Golgotha — the first Jesus talkie

I’ve been writing about life-of-Jesus films in one forum or another for about a decade now, and one film I have always wanted to see is Julien Duvivier’s Golgotha (1935) — quite probably the first Jesus film made during the sound era, and thus quite probably the first “talkie” about the life of Christ.

My interest was particularly piqued when I discovered that Franco Zeffirelli, director of Jesus of Nazareth (1977), had said in a book on the making of his own film: “I had seen all the films on Jesus and felt that the most beautiful was the French director Duvivier’s from the late thirties, for which he shot exteriors entirely in Provence. A bare hour and a half of film.”

Alas, the film, being French and religious and 70 years old and not very well known, is virtually impossible to find on video, at least in North America — and thus, most articles and books about Jesus films, including mine, have tended to jump straight from the 1920s (which reached its peak with Cecil B. DeMille’s The King of Kings; my review) to the 1950s (when a church organization produced The Day of Triumph, the first English-language sound film in this genre) or the 1960s (when Nicholas Ray directed King of Kings, the first major-studio sound film in this genre).

So of course I am rather envious of my friend Matthew Page, who lives in England, and who somehow found a copy, a review of which he has just posted here. Lucky man.

About Peter T. Chattaway

Peter T. Chattaway was the regular film critic for BC Christian News from 1992 to 2011. In addition to his film column, which won multiple awards from the Evangelical Press Association, the Canadian Church Press and the Fellowship of Christian Newspapers, his news and opinion pieces have appeared in such publications as Books & Culture, Christianity Today, Bible Review and the Vancouver Sun. He also contributed essays to the books Re-Viewing The Passion: Mel Gibson’s Film and Its Critics (Palgrave Macmillan, 2004) and Scandalizing Jesus?: Kazantzakis’s The Last Temptation of Christ Fifty Years on (Continuum, 2005).

  • http://www.blogger.com/profile/02727267180599182120 Luiz Vadico

    Hy! I made my doctored in comunication (Jesus Film) in Brazil. I have the film, it is the more antisemit film posible. I had it analyzed. Do you reed in portuguese? Do you want a copy of film? it talki in french and legended in portuguese. Search it in the Pathè organization. contact me.

  • http://www.blogger.com/profile/07395937367596387523 Peter T Chattaway

    Hi, Luiz — I’d love to contact you, but your profile doesn’t have any contact info!

    Also, I don’t know any Portuguese. I do remember just a smidgen of my high-school French, though!

  • Matt Page

    Hi Luiz,

    I don’t speak any Portuguese, and not very much french, which is a shame cos the version I had was in French without any subtitles so I missed whatever anti-semitism there may have been. What was it that you found particularly bad?

    Matt

  • Anonymous

    Luiz VAdico said…

    Hi, Matt, how are you going?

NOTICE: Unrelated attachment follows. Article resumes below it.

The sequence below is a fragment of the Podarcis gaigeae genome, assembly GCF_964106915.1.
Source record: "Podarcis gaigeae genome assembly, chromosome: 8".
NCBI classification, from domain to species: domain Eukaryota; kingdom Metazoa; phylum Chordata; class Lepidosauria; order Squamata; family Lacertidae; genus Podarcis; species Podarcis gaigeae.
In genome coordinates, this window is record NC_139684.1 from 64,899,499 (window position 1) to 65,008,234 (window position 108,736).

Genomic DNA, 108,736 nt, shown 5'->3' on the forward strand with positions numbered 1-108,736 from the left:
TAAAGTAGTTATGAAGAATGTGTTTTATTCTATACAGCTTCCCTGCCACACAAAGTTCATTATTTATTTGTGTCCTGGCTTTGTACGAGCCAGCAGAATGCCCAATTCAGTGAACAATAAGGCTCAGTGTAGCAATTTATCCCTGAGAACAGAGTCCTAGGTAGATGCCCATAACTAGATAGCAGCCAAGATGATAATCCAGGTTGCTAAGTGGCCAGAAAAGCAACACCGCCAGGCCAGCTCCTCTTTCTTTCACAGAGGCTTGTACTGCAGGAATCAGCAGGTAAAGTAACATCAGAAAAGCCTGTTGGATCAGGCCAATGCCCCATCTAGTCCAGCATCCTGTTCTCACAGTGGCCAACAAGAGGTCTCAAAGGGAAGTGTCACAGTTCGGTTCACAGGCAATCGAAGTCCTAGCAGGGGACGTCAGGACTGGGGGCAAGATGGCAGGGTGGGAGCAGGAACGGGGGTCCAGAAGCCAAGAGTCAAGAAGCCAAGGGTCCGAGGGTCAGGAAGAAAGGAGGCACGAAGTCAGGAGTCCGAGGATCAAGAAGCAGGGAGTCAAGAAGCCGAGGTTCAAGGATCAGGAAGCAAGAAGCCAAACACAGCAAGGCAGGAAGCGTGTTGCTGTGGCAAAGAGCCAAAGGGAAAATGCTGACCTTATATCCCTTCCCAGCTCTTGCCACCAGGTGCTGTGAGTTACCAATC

The first time I ever watched “Golgotha” I was worried about it being the first “talkie” to adress Jesus’ life because I wanted to know what was he going to actually say in the movie. To my surprise I realized that he talked very little. Only when I changed my focus was that I realized the anti-semitic aspect of the movie. In “Golgotha” there are thefollowing matters that can the interpretedas anti-semitic:
    - Jesus is seen rarely during the movie, compared to other movies of the genre (maybe due to an old British prohibition, 1913).
    - The actual main characters are Annas e Cayaphas;
    - It is the first time a more developed subplot is created for Pilates and his wife Claudia. They pass an idea of “goodness”, when they try to save Jesus, to the public, and are played by actors who reinforce this feeling (Jean Gabin and Edwiges Feuillère);
    - Notice that the movie’s story is more focused on the plot of trying to kill Jesus than with his last days. Then pay attention on the following details: the jewish people watches Jesus being imprisioned beaten up and whipped with the sadistic faces of madmen.
    - During the passion even the children stoned Jesus;
    - Cayaphas is instructed by Annas, who is the hidden power behind the scenes, to pressure Pilates to condemn Jesus;
    - The director shows the high priest giving money to the people to curse against Jesus.

    Try to watch the movie fron this new angle, it will become new imediatelly. In my opinion it is more anti-semitic than Veit Harlan’s “The Jew Süss” because it justifies the anti-semitism through Jesus’ murder, wich is, in its turn, the original reason for the ocidental anti-semitism.
    The movie’s social and historical context is very important too. There was a big anti-semitic movement in France at the time, a strong political movement led by a Jew (Bloom).Robert LeVigan, who played Jesus, became nazi later on.
    In sch a short space it is hard to describe all the elements that support my thesis, but it should give you enough hints to lead you on this new approach of the movie.

    Contact: Luiz Vadico e-mail: vadico@hotmail.com or vadico@iar.unicamp.br


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